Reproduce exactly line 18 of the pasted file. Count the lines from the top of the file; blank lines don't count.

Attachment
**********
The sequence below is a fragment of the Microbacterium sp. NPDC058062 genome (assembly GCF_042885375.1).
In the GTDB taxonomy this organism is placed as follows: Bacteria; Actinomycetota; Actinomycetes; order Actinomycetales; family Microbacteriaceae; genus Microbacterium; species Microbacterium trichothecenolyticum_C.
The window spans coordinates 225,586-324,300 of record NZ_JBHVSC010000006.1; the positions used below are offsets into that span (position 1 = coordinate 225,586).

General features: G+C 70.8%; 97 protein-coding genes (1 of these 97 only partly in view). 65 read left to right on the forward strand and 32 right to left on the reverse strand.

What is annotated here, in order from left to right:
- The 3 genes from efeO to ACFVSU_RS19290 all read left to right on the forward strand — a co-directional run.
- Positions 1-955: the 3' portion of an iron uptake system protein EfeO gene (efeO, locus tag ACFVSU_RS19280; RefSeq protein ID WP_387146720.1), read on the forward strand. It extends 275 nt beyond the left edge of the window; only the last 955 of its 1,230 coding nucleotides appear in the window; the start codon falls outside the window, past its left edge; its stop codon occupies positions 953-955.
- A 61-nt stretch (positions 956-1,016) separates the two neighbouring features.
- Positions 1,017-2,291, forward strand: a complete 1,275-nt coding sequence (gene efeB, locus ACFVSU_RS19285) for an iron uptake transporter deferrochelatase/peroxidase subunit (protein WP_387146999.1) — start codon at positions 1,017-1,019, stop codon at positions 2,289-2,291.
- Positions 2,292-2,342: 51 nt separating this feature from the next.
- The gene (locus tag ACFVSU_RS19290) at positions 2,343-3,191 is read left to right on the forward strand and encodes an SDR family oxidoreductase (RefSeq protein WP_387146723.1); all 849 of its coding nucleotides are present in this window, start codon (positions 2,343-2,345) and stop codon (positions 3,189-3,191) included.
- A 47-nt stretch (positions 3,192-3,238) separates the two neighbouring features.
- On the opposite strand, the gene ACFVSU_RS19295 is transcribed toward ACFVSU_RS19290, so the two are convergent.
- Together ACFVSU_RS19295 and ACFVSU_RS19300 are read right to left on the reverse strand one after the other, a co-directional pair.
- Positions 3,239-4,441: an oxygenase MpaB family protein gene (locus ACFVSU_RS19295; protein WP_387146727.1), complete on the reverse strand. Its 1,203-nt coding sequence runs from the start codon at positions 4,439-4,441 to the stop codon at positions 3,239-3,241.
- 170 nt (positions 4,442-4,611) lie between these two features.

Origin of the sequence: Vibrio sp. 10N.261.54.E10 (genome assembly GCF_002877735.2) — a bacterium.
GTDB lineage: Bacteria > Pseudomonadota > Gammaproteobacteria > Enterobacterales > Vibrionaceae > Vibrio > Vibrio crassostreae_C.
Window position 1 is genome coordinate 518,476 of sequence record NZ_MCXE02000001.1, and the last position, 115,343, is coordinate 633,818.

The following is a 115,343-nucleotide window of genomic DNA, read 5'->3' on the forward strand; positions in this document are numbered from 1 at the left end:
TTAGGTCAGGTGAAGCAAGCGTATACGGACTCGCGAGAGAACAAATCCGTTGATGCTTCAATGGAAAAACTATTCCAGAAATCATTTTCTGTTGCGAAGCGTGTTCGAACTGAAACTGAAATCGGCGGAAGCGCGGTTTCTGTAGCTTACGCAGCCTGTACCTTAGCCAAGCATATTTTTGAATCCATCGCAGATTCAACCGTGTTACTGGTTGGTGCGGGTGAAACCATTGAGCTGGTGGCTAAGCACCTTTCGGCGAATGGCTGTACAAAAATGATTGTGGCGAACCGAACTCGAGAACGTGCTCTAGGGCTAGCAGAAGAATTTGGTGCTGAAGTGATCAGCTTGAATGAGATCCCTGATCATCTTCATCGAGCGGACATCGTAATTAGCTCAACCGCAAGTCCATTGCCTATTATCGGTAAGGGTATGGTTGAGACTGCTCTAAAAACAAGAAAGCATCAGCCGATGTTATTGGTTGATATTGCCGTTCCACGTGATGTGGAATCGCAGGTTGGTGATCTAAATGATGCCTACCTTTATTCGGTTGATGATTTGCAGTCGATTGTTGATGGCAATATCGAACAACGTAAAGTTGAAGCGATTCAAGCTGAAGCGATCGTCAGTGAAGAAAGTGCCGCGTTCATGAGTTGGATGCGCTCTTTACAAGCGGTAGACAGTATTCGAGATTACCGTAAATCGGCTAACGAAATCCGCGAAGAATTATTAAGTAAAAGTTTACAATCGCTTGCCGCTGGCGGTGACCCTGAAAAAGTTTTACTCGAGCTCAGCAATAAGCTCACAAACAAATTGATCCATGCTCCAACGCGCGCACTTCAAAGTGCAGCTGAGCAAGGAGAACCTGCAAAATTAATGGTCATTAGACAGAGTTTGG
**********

GTDB lineage: Bacteria > Pseudomonadota > Gammaproteobacteria > Enterobacterales > Vibrionaceae > Vibrio > Vibrio crassostreae_C.